Stefaneener said...

Now, those are the kinds of visitors you want! Long-distance walkers. The lentils are going to be such an interesting crop. You are keeping busy on the social whirl!

chaiselongue said...

The bike is a great find - hope the kittens let you ride it too! And it's fun to meet other bloggers. We enjoyed it very much when Kate from Vegetable Vagabond stayed with us a couple of years ago and when we went to see her and Ian at Kitchen Garden in France last autumn.

Your vegetables look good too!

Laura said...

Awwwww...Eddie is too cute!
I would love to grow lentils when I get a bit more space - how much space to you have dedicated to them and how much does that yield, if you don't mind me asking?

Mr. H. said...

You live a very full and interesting life my friend. I know I would like to see you terraced gardens someday. Did those litchi tomatoes ever germinate for you?

Jan said...

Wow, lucky you finding the bike, and I love Eddie!

Ayak said...

How lovely to have visits from blogger friends.
Your crops are coming along nicely.
And Eddie is just adorable. Can't offer to have a kitten but if you get fed up with Eddie, just parcel him up and send him to me :-)

Heiko said...

Our social whirrl is set to go on with more visitors having announced themselves for next week. That's the trouble about living in such a beautiful spot.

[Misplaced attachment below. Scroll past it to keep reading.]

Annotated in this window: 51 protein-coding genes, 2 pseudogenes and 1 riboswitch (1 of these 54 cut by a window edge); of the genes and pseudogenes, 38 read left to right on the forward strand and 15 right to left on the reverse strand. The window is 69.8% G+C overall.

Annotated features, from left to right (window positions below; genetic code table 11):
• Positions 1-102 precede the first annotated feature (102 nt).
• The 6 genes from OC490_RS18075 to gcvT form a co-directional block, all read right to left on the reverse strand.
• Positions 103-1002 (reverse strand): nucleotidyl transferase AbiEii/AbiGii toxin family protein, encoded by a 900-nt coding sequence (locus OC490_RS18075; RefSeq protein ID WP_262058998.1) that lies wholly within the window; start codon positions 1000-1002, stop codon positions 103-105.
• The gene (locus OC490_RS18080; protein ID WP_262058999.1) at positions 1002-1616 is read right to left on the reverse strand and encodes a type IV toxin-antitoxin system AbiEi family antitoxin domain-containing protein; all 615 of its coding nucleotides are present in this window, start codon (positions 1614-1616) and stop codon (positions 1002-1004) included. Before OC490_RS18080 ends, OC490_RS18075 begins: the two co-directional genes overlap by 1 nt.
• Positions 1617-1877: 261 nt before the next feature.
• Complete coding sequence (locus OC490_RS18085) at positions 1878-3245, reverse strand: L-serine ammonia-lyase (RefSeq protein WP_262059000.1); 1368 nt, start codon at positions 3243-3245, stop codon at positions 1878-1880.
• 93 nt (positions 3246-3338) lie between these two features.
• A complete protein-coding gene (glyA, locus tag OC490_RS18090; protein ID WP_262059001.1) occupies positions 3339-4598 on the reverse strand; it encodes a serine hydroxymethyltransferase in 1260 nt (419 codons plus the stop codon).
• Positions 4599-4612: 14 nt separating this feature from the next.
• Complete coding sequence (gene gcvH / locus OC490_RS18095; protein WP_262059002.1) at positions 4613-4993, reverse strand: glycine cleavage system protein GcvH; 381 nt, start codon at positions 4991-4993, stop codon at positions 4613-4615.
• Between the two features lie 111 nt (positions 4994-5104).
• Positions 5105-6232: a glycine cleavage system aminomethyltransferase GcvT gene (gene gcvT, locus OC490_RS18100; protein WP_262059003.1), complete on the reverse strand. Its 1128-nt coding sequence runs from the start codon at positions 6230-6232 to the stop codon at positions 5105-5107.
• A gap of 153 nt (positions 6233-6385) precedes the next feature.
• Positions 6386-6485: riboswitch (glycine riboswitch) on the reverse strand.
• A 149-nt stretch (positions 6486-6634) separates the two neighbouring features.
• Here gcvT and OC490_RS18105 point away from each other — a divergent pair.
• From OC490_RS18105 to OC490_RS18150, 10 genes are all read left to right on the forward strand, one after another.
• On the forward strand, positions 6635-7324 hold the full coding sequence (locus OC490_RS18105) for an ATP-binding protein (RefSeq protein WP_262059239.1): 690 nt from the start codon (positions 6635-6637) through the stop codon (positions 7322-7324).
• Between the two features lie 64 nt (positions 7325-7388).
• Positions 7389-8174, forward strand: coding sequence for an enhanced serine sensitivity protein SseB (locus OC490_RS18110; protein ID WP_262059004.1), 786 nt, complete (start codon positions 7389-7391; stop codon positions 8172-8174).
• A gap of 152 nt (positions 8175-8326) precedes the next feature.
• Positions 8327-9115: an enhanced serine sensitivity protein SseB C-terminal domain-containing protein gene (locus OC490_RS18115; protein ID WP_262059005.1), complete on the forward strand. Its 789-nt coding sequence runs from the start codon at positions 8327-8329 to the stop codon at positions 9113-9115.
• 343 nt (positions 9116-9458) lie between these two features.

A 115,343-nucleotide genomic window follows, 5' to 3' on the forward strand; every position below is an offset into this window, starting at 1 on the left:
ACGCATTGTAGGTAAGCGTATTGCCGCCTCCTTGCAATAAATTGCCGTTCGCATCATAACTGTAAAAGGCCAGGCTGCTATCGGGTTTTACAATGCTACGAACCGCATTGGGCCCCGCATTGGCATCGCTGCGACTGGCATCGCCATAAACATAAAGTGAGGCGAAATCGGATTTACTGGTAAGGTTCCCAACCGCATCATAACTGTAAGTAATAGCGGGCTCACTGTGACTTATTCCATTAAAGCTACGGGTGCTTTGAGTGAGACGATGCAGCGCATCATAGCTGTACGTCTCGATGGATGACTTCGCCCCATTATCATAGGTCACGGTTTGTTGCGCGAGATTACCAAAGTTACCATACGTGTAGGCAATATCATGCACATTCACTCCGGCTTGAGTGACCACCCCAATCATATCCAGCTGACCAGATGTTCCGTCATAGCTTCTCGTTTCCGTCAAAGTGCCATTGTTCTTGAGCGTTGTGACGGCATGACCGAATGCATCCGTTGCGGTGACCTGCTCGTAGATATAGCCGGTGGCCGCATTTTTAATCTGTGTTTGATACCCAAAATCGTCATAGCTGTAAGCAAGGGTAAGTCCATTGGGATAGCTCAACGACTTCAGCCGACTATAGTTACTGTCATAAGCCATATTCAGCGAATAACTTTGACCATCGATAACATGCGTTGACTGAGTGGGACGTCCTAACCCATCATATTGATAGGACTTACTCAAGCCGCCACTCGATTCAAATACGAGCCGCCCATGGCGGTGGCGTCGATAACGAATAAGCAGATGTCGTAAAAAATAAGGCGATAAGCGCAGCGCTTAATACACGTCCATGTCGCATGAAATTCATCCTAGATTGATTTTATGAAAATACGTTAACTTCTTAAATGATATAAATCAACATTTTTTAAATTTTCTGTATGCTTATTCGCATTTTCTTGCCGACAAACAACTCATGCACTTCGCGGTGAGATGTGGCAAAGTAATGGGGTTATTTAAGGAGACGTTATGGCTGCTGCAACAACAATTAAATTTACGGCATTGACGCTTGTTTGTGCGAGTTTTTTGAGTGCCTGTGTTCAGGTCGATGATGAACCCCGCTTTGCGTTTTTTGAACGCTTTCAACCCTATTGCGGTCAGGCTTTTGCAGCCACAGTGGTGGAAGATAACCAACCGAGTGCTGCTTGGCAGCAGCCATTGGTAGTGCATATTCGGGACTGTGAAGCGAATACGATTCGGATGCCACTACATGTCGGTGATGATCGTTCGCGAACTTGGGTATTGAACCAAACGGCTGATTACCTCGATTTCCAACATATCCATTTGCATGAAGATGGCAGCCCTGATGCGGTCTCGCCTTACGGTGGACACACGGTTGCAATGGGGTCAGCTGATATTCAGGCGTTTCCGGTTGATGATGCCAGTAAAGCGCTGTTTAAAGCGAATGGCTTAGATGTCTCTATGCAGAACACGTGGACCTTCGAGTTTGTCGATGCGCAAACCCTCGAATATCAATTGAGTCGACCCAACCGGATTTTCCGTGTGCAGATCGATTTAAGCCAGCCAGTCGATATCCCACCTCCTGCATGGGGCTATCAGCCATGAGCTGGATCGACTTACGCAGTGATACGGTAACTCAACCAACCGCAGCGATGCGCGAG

The lentils only have about 2 sq metres for some 17 plants. They don't seem to be demanding. I don't know yet how much I'll yield though, it's a first time experiment for me too and the seeds where taken out of an ordinary packet of lentils from the supermarket.

The bike was indeed a lucky find. Amazing what people throw away.

Ayak, I think you'd find Eddie complaining if he was posted to Turkey!

Heiko said...

Mr. H. neither the litchi Tomatoes nor the tomatillos have germinated. I blame the low temperature in my cold frame during this unusually cold May. You are going to have to come over and show me how to grow them! :)

Mr. H. said...

You know, the tomatillo seeds that fall by the wayside in our garden start to germinate on there own right around mid June or whenever the ground warms a bit...perhaps they will still come up. I hope that I can stop by for a visit one day and get some excercise in your terraced gardens.

Laura said...

Ok, thanks for letting me know! I hope the experiment turns out well :) and please keep me posted on the yield when you do find out - cheers!

Ruralrose said...

Wow what a blog entry - e-friends, puppy, ripe cherries, who has time for weed? peace

Heiko said...

Hi Ruralrose, Yep I'm getting well behind on that one! They are making a concerted effort to re-claim my garden. And I'm not just talking grass: bamboo, oak trees, brambles...

Angela said...

Is Kohlrabi the English word, too? Your pictures all look so tempting! What about starlings who eat up all our cherries? (not ripe yet here, but as soon as...)And our slugs have re-appeared too, waiting for the strawberries. In the meantime they eat my Radieschen! Bleah! Lovely Eddie, and the kittens, too! Cheers from here. Don`t work too hard!

Heiko said...

Angela, kohlrabi has only relatively recently become known to the Anglo-Saxons, so they don't have a name for it. I'm luckily not plagued with large bird populations. They do get some cherries, but there are enough to share. And with this constant flow of visitors I'm more likely not to work hard enough!